NHS England chief acts on CCG 'gagging clauses'
Exclusive CCGs have been told to amend their constitutions to strengthen the rights of GPs to speak out by the chief executive of NHS England, following Pulse’s reports of ‘gagging clauses’ last year.
Sir David Nicholson said NHS England had reviewed the controversial clauses as a result of ‘stories to the effect that some CCG constitutions may have gagging clauses that prevent members from speaking out about the work of the CCG’, following a series of Pulse stories on the issue.
NHS England found that the CCGs’ clauses were intended to ‘ensure the consistency of media messaging among CCG members’.
However, in a letter to CCGs, Sir David said they should insert a separate clause to ‘remove any doubt’ that GPs were being gagged.
Despite the Government’s condemnation of ‘gagging clauses’ in the health service following the Francis Inquiry, Pulse last year revealed that the same clauses were written into constitutions covering over 200 practices, including those in NHS Newbury and District CCG, NHS Sutton CCG, NHS Dorset CCG, NHS Thurrock CCG and NHS Windsor, Ascot and Maidenhead CCG.
The clause for Newbury & District, covering 11 practices, and Windsor, Ascot & Maidenhead, which covers 20 practices, originally stated: ‘No member will make or permit the making of any press release or other public statement concerning the CCG without the prior written approval of the [operational leadership team].’
Pulse’s stories led to a petition protesting against such clauses.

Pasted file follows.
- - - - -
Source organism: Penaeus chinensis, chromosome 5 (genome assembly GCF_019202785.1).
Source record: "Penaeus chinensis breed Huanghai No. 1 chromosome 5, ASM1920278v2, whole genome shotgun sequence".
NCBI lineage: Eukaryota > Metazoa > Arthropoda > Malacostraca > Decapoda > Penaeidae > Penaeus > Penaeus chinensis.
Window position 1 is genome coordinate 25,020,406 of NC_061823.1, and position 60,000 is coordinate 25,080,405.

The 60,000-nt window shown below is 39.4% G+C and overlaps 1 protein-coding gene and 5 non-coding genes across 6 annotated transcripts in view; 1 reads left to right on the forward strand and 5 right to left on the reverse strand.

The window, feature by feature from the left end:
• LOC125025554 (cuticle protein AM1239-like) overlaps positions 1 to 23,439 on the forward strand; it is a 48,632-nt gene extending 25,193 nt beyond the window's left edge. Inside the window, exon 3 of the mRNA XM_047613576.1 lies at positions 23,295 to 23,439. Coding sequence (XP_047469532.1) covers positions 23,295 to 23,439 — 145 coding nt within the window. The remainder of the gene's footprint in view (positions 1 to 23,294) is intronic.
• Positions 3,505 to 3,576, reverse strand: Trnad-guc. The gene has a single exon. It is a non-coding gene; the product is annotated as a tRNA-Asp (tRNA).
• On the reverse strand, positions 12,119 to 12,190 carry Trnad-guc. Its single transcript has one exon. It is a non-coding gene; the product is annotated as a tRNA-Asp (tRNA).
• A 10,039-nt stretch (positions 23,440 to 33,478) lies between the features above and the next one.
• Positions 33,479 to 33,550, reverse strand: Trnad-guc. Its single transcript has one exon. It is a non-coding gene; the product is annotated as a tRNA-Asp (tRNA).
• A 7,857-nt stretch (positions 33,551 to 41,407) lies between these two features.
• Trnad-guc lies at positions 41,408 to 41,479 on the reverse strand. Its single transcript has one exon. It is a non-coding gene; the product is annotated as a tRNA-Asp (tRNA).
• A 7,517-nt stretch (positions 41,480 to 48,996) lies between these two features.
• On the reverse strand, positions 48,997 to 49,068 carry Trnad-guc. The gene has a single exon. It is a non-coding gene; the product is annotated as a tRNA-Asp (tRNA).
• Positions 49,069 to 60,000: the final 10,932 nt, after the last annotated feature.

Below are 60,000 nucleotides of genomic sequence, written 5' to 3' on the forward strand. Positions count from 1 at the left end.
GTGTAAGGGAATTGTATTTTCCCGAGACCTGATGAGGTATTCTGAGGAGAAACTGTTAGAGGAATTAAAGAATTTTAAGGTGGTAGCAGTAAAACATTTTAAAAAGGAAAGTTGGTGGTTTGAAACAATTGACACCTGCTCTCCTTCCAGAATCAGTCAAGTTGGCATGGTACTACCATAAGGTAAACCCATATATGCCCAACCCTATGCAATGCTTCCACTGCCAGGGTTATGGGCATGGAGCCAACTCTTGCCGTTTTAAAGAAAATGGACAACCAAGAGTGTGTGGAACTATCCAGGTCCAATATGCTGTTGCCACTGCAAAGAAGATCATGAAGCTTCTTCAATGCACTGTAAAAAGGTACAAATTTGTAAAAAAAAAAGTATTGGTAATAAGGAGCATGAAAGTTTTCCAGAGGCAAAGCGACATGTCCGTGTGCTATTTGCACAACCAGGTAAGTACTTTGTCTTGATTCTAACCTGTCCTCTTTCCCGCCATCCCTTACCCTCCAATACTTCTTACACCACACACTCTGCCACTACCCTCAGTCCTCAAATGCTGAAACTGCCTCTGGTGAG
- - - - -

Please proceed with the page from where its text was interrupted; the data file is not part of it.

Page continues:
Sir David wrote of his concern following ‘stories to the effect that some CCG constitutions may have gagging clauses that prevent members from speaking out about the work of the CCG without the written approval of its governing body.’
He wrote: ‘Having reviewed some of these clauses, we believe that the intention behind them is to ensure the consistency of media messaging among CCG members and staff, rather than to prevent disclosures that are in the public interest.’
Following the review, NHS England recommended that CCGs insert a clause stating: ‘The group recognises and confirms that nothing in or referred to in this constitution (including in relation to the issue of any press release or other public statement or disclosure) will prevent or inhibit the making of any protected disclosure (as defined in the Employment Rights Act 1996, as amended by the Public Interest Disclosure Act 1998) by any member of the group, any member of its governing body, any member of any of its committees or sub-committees or the committees or sub-committees of its governing body, or any employee of the group or of any of its members, nor will it affect the rights of any worker (as defined in that Act) under that Act.’
GPC chair Dr Chaand Nagpaul told Pulse that ‘it is enshrined in the GPs’ duty of candour and it is crucial that CCGs remove all ‘gagging clauses’.
He added: ‘But more than that – this is about unwritten perceptions and the need for staff to feel empowered against systems or services that are damaging to patient safety.’